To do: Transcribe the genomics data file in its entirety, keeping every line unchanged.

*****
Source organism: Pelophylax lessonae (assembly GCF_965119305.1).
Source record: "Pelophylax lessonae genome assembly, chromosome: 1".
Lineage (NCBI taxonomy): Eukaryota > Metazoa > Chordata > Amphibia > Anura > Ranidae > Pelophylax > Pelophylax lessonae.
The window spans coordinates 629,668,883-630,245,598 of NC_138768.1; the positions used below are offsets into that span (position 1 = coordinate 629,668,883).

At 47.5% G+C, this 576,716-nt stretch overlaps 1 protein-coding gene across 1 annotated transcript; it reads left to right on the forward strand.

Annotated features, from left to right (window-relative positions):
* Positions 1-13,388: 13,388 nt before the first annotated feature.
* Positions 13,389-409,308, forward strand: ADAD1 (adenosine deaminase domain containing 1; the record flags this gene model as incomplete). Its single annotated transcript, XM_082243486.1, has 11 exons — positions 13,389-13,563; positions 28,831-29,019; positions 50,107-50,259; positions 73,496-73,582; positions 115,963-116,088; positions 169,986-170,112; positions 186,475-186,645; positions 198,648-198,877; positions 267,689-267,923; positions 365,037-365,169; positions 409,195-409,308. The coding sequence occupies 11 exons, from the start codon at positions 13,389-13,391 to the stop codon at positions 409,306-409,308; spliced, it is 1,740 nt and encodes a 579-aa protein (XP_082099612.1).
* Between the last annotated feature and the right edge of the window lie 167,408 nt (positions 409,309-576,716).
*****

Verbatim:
Source organism: Pelophylax lessonae (assembly GCF_965119305.1).
Source record: "Pelophylax lessonae genome assembly, chromosome: 1".
Lineage (NCBI taxonomy): Eukaryota > Metazoa > Chordata > Amphibia > Anura > Ranidae > Pelophylax > Pelophylax lessonae.
The window spans coordinates 629,668,883-630,245,598 of NC_138768.1; the positions used below are offsets into that span (position 1 = coordinate 629,668,883).

At 47.5% G+C, this 576,716-nt stretch overlaps 1 protein-coding gene across 1 annotated transcript; it reads left to right on the forward strand.

Annotated features, from left to right (window-relative positions):
* Positions 1-13,388: 13,388 nt before the first annotated feature.
* Positions 13,389-409,308, forward strand: ADAD1 (adenosine deaminase domain containing 1; the record flags this gene model as incomplete). Its single annotated transcript, XM_082243486.1, has 11 exons — positions 13,389-13,563; positions 28,831-29,019; positions 50,107-50,259; positions 73,496-73,582; positions 115,963-116,088; positions 169,986-170,112; positions 186,475-186,645; positions 198,648-198,877; positions 267,689-267,923; positions 365,037-365,169; positions 409,195-409,308. The coding sequence occupies 11 exons, from the start codon at positions 13,389-13,391 to the stop codon at positions 409,306-409,308; spliced, it is 1,740 nt and encodes a 579-aa protein (XP_082099612.1).
* Between the last annotated feature and the right edge of the window lie 167,408 nt (positions 409,309-576,716).